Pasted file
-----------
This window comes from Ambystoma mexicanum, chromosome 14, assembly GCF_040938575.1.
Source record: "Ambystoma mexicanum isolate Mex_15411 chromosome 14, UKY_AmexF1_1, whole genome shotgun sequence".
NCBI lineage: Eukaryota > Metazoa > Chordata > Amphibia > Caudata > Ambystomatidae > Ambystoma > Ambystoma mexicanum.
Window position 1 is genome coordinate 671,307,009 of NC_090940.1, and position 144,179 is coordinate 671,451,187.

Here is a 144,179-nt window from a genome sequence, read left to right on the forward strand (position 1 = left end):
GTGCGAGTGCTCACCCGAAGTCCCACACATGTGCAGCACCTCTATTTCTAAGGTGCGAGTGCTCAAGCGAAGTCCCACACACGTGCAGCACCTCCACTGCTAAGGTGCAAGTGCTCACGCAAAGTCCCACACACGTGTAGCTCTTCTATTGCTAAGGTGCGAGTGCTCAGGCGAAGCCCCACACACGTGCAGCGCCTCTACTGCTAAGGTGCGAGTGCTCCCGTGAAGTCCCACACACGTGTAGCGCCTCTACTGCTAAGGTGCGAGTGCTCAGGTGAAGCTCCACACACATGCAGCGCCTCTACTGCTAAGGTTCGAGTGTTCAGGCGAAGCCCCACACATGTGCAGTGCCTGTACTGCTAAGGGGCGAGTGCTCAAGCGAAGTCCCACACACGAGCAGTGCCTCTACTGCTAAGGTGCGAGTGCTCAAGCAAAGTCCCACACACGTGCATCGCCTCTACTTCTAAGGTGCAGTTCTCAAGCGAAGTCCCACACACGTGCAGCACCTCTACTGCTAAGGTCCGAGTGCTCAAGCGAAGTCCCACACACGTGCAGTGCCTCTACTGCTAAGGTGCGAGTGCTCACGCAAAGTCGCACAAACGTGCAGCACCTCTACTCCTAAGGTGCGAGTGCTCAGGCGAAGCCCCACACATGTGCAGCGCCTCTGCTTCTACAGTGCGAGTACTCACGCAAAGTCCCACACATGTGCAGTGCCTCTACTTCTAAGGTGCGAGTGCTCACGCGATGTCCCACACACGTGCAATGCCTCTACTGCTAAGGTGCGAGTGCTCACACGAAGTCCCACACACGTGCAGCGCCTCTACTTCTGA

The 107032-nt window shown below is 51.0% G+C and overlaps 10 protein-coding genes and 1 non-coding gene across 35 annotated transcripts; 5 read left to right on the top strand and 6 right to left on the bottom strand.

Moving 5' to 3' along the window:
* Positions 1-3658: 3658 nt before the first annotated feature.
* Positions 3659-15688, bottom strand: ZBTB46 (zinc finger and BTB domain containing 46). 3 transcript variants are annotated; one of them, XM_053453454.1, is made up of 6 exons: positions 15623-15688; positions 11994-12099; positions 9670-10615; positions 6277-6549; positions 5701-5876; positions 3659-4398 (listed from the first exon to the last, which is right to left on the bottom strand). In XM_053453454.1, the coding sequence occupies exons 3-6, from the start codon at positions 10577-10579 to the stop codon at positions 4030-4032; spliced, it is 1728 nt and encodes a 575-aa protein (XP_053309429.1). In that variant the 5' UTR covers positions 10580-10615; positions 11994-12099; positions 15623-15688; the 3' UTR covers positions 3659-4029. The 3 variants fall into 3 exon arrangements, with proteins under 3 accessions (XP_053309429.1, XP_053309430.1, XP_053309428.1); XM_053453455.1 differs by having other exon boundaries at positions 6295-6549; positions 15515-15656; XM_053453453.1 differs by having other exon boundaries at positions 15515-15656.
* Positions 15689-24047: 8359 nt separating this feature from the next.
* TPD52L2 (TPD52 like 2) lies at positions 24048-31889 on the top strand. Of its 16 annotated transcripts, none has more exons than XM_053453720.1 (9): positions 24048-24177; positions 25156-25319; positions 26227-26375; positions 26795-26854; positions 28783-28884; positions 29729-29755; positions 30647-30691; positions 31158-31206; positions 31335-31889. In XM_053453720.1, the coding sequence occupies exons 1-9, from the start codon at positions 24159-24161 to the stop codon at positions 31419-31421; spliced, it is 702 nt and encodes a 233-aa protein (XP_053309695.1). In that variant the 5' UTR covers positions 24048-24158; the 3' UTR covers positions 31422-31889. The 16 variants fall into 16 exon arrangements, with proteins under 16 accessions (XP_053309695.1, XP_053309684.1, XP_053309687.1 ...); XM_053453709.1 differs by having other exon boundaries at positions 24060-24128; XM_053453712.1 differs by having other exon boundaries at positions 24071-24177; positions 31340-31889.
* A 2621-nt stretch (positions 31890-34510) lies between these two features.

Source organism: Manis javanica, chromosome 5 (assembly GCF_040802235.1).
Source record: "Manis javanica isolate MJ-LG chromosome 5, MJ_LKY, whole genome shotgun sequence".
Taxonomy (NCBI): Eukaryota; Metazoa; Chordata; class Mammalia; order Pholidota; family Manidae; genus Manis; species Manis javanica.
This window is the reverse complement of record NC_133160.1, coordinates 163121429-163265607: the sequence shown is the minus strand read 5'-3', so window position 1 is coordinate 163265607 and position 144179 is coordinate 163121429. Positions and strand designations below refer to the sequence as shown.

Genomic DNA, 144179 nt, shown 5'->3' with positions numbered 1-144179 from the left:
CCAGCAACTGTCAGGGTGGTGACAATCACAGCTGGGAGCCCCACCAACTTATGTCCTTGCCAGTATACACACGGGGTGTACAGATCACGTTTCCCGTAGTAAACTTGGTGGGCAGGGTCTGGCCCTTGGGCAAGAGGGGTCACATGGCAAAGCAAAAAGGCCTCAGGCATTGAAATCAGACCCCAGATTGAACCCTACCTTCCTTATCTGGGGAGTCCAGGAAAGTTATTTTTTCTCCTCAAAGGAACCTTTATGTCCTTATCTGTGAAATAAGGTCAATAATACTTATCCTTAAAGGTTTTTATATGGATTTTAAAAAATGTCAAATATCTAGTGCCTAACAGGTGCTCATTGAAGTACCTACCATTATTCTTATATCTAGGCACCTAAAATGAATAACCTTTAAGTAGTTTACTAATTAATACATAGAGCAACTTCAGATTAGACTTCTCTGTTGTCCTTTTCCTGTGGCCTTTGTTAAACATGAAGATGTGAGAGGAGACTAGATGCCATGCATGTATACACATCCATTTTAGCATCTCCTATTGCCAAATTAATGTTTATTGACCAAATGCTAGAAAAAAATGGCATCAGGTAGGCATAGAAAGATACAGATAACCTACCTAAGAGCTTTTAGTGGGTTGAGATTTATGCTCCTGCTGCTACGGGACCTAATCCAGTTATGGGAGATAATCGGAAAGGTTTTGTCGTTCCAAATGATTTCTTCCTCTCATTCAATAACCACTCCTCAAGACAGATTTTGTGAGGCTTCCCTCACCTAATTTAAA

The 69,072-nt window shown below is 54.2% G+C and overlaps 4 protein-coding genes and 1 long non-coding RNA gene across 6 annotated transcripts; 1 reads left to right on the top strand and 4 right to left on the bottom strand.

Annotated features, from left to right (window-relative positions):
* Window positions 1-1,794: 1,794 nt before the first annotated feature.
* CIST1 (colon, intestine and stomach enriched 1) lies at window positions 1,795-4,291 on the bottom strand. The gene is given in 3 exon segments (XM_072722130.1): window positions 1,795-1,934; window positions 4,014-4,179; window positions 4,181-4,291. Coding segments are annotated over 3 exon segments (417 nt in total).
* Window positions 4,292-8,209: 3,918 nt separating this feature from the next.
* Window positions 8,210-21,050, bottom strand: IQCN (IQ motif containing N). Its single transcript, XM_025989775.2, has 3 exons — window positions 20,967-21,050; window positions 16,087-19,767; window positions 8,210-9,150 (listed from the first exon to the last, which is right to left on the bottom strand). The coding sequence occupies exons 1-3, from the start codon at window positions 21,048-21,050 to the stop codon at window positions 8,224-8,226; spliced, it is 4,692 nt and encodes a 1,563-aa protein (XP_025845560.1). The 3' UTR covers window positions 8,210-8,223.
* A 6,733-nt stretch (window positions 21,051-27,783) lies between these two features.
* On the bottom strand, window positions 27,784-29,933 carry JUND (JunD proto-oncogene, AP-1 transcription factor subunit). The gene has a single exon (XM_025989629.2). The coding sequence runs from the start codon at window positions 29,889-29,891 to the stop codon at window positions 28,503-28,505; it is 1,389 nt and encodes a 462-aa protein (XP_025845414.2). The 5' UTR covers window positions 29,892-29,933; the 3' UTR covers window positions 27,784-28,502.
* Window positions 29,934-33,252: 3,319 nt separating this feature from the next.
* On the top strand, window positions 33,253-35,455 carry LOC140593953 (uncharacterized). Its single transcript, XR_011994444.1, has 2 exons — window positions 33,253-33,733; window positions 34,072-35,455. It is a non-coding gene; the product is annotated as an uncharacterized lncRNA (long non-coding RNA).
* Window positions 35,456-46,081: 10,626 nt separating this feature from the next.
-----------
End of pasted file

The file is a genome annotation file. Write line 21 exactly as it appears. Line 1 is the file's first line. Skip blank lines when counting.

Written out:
Annotated features, from left to right (window-relative positions):